Mike Crockart: I have made my position crystal clear. I support the JCHR’s position and do not believe that the hon. Gentleman’s amendments go far enough. I support the fact that change is required to deal with the perception of weakness in the court system. I cannot be any clearer than that.
I have one final point to make—on the question of what is regarded as “sensitive information”. I invite the Committee to compare the broad definition included in the Bill with that used by the Intelligence and Security Committee. It is quoted in the JCHR report and states:
“The Government says that material held by, relating to or originating from one of the intelligence services is by definition security-sensitive information. The Intelligence and Security Committee, however, distinguishes between sensitive information and information the public disclosure of which really would jeopardise the national security of the UK…the ISC considers that there are only two narrow categories of information which can rightly be said to be that sensitive”.
“UK intelligence material which would, if disclosed publicly, reveal the identity of UK intelligence officers or their sources, and their capability…and foreign intelligence material, provided by another country on a strict promise of confidentiality”.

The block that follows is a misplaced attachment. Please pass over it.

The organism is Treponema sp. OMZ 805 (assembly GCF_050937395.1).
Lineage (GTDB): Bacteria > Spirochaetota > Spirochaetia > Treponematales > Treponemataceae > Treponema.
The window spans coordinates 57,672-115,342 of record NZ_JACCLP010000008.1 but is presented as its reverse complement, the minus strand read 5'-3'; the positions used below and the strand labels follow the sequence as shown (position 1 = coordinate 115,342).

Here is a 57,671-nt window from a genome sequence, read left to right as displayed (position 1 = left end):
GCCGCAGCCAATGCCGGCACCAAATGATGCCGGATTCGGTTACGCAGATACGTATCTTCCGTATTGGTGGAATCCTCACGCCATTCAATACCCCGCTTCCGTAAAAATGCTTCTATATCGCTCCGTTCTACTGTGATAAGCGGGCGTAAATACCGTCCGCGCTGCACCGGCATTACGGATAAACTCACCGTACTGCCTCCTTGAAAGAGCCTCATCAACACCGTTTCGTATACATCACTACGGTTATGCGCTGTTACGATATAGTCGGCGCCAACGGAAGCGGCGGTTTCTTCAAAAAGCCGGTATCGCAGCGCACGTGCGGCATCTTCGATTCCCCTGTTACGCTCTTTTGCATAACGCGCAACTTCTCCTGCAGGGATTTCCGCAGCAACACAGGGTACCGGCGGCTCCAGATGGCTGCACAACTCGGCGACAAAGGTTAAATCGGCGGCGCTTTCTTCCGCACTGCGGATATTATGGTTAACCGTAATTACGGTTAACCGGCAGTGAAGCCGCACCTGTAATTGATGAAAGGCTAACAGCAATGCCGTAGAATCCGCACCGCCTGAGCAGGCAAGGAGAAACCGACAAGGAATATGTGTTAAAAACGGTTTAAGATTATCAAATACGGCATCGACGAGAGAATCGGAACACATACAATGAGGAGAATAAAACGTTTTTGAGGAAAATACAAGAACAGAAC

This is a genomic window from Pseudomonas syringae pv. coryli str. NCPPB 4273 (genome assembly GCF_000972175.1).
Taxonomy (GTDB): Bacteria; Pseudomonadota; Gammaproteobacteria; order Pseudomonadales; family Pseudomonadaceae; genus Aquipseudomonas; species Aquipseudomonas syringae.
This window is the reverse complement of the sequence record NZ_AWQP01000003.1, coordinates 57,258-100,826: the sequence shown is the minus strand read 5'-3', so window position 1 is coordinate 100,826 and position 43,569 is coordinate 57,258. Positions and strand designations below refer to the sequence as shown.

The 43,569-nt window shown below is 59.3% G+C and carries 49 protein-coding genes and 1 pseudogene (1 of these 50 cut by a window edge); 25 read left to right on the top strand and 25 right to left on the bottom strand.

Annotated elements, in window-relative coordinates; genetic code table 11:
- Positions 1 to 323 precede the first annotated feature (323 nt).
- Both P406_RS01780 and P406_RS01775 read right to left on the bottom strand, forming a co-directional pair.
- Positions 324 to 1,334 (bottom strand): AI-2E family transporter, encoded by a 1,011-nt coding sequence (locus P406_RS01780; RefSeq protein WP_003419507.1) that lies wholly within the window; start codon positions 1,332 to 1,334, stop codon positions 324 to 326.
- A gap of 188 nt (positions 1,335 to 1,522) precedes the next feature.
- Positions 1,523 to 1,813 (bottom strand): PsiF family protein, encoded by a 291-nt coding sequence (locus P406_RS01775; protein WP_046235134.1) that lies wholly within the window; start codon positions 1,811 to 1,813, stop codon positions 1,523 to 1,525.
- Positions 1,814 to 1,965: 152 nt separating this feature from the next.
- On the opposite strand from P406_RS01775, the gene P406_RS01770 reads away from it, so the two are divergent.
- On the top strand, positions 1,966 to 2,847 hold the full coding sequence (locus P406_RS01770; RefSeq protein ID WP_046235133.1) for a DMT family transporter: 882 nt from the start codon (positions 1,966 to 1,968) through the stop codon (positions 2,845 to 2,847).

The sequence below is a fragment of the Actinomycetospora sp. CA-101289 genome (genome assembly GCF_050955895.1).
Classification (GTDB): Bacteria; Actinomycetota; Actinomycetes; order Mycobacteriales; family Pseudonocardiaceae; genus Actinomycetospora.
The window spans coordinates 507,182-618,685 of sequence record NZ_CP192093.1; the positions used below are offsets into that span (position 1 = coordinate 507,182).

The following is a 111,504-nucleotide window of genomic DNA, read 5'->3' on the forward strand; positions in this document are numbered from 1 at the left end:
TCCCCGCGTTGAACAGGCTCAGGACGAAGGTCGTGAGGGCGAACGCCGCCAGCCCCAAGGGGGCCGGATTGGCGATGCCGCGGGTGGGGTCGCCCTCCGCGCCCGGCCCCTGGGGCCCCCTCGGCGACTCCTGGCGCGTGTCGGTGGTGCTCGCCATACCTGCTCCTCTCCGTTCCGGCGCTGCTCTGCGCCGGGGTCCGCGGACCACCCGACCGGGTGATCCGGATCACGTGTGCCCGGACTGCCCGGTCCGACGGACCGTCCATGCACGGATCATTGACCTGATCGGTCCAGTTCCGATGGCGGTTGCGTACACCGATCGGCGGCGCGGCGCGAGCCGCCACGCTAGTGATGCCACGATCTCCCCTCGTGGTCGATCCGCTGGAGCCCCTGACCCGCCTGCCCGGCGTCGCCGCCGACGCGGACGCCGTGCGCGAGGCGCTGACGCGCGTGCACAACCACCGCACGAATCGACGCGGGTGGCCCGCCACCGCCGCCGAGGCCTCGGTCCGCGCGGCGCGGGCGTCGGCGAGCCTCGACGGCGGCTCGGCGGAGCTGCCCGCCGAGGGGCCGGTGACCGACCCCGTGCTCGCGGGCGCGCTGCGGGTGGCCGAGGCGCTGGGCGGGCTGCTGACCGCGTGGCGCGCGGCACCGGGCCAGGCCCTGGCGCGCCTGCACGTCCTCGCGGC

The JCHR therefore recommended that Norwich Pharmacal jurisdiction be restricted to these categories of information and exclude those narrow definitions. Will the Minister explain why that suggestion cannot be adopted and why he feels he must rely on a much broader category and definition?
Paul Murphy (Torfaen) (Lab): Welcome to the Committee again, Mr Crausby. The hon. Member for Edinburgh West made an interesting point regarding what might be called reciprocity in terms of dealing with intelligence material. He was right to tell the Committee that this is an issue. Some years ago, when I was in Government, there was a similar case in the United States of America, which never actually came to court. Had it done so, it could have revealed intelligence material from our own country, so there is a case for looking at how to deal with that particular situation.